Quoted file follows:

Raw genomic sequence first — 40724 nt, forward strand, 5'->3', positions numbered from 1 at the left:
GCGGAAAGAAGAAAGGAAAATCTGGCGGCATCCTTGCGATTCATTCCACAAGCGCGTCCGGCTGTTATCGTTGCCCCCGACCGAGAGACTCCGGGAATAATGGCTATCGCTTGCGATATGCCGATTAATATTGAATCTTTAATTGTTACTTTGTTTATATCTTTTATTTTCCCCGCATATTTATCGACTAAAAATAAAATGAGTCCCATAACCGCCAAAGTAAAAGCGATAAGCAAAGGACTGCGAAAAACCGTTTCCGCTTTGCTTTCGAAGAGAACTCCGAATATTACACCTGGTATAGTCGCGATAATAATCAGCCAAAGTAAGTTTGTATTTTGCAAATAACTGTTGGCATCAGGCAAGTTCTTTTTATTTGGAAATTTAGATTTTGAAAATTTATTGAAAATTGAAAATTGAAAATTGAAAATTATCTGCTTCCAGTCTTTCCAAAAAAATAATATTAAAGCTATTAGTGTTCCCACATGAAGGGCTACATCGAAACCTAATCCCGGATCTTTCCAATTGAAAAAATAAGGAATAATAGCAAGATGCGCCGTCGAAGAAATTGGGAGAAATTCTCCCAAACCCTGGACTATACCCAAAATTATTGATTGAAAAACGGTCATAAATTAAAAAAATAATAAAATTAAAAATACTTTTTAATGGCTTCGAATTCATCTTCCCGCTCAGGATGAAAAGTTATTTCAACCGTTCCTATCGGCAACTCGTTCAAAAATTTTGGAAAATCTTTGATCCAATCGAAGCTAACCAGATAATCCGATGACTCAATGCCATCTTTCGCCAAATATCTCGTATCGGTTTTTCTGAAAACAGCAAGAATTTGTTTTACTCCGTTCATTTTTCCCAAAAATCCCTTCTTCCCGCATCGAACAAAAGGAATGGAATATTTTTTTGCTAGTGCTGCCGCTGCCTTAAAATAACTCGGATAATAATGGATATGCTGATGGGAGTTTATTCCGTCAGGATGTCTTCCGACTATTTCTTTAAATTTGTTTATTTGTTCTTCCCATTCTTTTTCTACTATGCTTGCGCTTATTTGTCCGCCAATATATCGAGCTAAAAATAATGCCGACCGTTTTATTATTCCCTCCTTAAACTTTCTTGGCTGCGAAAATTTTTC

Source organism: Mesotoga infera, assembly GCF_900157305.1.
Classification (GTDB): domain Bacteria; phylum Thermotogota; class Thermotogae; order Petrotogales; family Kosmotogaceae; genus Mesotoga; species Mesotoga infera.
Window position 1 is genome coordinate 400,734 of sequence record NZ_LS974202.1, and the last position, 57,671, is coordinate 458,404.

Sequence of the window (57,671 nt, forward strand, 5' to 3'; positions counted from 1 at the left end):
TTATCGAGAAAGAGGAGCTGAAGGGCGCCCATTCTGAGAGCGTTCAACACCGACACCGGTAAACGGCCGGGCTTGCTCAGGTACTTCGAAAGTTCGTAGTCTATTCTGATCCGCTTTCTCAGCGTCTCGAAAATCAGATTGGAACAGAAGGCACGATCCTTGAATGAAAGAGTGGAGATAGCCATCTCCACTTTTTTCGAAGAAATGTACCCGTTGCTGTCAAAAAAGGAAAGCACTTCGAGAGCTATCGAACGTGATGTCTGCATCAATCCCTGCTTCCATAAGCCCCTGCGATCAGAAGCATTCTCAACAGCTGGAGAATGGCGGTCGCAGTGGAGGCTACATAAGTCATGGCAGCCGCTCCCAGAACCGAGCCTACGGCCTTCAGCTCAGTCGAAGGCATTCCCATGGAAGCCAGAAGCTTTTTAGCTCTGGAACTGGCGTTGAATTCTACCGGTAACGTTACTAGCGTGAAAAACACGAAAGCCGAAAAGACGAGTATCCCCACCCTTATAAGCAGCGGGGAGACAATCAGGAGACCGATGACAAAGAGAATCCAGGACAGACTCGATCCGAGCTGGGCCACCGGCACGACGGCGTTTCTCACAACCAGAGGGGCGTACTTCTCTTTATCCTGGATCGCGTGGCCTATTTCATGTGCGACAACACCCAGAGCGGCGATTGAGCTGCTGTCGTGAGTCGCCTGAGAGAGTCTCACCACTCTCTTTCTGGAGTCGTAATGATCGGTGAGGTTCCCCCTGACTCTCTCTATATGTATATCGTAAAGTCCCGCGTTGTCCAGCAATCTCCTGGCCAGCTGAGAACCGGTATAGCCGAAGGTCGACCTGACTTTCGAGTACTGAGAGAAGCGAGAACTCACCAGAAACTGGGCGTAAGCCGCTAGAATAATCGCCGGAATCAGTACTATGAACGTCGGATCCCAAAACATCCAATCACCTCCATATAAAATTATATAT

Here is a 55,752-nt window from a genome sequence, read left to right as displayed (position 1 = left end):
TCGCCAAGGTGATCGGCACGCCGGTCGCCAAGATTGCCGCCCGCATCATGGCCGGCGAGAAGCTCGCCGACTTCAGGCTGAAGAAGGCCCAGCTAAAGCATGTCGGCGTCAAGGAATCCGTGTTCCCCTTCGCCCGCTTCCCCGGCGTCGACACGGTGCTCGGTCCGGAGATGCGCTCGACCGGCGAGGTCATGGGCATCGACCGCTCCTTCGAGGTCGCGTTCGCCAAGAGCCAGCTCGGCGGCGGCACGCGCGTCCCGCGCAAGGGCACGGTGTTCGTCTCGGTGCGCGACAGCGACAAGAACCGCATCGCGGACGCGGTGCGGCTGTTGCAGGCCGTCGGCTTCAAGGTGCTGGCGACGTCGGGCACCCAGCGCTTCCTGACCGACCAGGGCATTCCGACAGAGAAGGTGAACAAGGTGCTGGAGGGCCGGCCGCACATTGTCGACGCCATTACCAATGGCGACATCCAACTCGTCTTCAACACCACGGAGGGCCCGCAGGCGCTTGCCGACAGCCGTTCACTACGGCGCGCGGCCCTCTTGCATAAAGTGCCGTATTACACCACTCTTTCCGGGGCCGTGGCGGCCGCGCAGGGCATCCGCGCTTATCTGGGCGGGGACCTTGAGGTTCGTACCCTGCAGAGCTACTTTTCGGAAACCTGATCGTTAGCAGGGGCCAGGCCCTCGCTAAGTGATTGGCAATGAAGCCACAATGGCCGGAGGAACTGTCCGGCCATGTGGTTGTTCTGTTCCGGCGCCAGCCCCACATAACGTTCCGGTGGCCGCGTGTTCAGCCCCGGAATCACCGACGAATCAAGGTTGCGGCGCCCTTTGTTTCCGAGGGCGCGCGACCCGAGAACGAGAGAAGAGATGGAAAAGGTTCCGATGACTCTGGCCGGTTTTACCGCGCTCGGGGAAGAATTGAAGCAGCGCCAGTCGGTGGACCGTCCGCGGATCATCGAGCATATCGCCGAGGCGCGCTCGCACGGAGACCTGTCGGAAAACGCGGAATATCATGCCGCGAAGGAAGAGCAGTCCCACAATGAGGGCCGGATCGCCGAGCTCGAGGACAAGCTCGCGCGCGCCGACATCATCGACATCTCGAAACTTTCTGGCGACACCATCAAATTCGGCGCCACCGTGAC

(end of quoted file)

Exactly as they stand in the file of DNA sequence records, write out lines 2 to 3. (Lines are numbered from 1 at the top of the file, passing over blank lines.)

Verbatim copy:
GCGGAAAGAAGAAAGGAAAATCTGGCGGCATCCTTGCGATTCATTCCACAAGCGCGTCCGGCTGTTATCGTTGCCCCCGACCGAGAGACTCCGGGAATAATGGCTATCGCTTGCGATATGCCGATTAATATTGAATCTTTAATTGTTACTTTGTTTATATCTTTTATTTTCCCCGCATATTTATCGACTAAAAATAAAATGAGTCCCATAACCGCCAAAGTAAAAGCGATAAGCAAAGGACTGCGAAAAACCGTTTCCGCTTTGCTTTCGAAGAGAACTCCGAATATTACACCTGGTATAGTCGCGATAATAATCAGCCAAAGTAAGTTTGTATTTTGCAAATAACTGTTGGCATCAGGCAAGTTCTTTTTATTTGGAAATTTAGATTTTGAAAATTTATTGAAAATTGAAAATTGAAAATTGAAAATTATCTGCTTCCAGTCTTTCCAAAAAAATAATATTAAAGCTATTAGTGTTCCCACATGAAGGGCTACATCGAAACCTAATCCCGGATCTTTCCAATTGAAAAAATAAGGAATAATAGCAAGATGCGCCGTCGAAGAAATTGGGAGAAATTCTCCCAAACCCTGGACTATACCCAAAATTATTGATTGAAAAACGGTCATAAATTAAAAAAATAATAAAATTAAAAATACTTTTTAATGGCTTCGAATTCATCTTCCCGCTCAGGATGAAAAGTTATTTCAACCGTTCCTATCGGCAACTCGTTCAAAAATTTTGGAAAATCTTTGATCCAATCGAAGCTAACCAGATAATCCGATGACTCAATGCCATCTTTCGCCAAATATCTCGTATCGGTTTTTCTGAAAACAGCAAGAATTTGTTTTACTCCGTTCATTTTTCCCAAAAATCCCTTCTTCCCGCATCGAACAAAAGGAATGGAATATTTTTTTGCTAGTGCTGCCGCTGCCTTAAAATAACTCGGATAATAATGGATATGCTGATGGGAGTTTATTCCGTCAGGATGTCTTCCGACTATTTCTTTAAATTTGTTTATTTGTTCTTCCCATTCTTTTTCTACTATGCTTGCGCTTATTTGTCCGCCAATATATCGAGCTAAAAATAATGCCGACCGTTTTATTATTCCCTCCTTAAACTTTCTTGGCTGCGAAAATTTTTC

Source organism: Mesotoga infera, assembly GCF_900157305.1.